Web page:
Korean banks to suffer from domestic political instability
Political instability may delay legislation that introduces a bail-in feature.
Fitch Ratings expects Korean banks to perform slightly better in 2017 than last year, but they face higher uncertainty amid domestic political instability and risks stemming from corporate restructuring. Furthermore, a bank resolution framework that is likely to be introduced in 2017 could lead to a reduction in implicit government support, and may result in negative rating action for some commercial banks.
Here's more from Fitch Ratings:
Loose monetary policy is likely to continue to support bank performance in 2017, as low interest rates should ensure that the mortgage and property markets remain strong and will help borrowers meet repayments. Fitch also expects banks to benefit from relatively healthy GDP growth of 2.5%-3.0% this year, which is above the 1.6% median for 'AA' rated countries. Meanwhile, profits should be boosted by cost cutting, including headcount downsizing, branch consolidation and a shift from seniority-based to performance-based pay.
However, the lengthy political crisis that has resulted in the impeachment of Korea's President Park Geun-hye has added to uncertainty over bank performance and regulatory supervision. Banks also face potentially large credit costs associated with ongoing corporate restructuring. That said, some of the more pressing and significant problems in the shipping and shipbuilding have been tackled. In any case, exposure is concentrated among the policy banks - the Korea Development Bank and the Export-Import Bank of Korea - which account for around three-quarters of loans to these sectors.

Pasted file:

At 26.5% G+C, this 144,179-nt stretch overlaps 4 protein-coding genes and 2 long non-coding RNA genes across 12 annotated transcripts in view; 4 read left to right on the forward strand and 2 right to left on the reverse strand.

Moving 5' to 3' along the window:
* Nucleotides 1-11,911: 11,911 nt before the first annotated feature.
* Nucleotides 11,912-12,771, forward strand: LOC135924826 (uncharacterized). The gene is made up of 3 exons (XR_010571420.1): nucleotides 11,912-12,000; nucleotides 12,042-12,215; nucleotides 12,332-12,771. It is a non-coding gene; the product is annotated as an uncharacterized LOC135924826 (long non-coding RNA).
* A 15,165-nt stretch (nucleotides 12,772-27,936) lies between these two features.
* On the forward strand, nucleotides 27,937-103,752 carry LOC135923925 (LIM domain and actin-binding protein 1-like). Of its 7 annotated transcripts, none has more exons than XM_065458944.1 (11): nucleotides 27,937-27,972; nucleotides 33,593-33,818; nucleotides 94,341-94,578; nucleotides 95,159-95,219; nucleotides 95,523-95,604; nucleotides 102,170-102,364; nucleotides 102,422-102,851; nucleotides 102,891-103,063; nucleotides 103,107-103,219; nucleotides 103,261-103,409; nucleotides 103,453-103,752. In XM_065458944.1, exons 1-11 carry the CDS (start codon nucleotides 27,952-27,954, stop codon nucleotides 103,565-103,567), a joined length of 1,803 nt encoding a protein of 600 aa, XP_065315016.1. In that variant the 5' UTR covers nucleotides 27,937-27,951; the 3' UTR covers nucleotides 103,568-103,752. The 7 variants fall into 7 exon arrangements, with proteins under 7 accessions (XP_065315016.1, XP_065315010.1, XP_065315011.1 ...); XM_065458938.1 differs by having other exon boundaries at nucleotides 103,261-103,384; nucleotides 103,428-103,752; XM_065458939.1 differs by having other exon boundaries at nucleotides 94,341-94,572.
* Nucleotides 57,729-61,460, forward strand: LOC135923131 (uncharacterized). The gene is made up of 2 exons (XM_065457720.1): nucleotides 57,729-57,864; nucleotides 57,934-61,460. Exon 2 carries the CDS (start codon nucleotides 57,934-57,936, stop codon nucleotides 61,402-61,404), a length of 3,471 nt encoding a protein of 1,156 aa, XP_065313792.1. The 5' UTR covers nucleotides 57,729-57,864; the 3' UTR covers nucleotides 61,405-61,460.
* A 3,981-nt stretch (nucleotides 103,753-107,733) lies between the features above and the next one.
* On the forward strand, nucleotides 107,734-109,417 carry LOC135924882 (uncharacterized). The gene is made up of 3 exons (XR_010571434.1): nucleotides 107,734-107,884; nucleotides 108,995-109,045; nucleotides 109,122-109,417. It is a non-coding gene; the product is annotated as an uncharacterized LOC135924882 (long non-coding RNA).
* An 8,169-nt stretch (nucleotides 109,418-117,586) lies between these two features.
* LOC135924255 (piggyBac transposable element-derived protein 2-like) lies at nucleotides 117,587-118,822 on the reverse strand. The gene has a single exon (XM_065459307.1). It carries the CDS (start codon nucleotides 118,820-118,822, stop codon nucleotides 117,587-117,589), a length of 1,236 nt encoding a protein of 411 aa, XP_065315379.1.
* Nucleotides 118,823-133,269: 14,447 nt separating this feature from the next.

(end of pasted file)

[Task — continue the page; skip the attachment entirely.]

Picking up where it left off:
in the property sector and high household debt - which is equivalent to 174% of disposable income in 1H16 - are risks to bank performance over the longer term, particularly if interest rates eventually start to rise.
Regulatory changes are also likely to have an impact on Korean banks in 2017. Fitch expects the introduction of International Financial Reporting Standard (IFRS) 9 in 2018 to put downward pressure on regulatory capital. This is likely to be one factor that continues to weigh on corporate loan growth in 2017 and beyond.
Political instability may delay legislation that introduces a bail-in feature as well as a recovery and resolution plan (RRP) and temporary stay into Korea's bank resolution framework, but Fitch still expects a draft to be available publicly within the next six months. The detail of bail-in legislation and the intent of the Korean authorities could potentially give rise to the removal of support assumptions from bank ratings, which in the case of any support-driven Issuer Default Ratings could lead to negative action.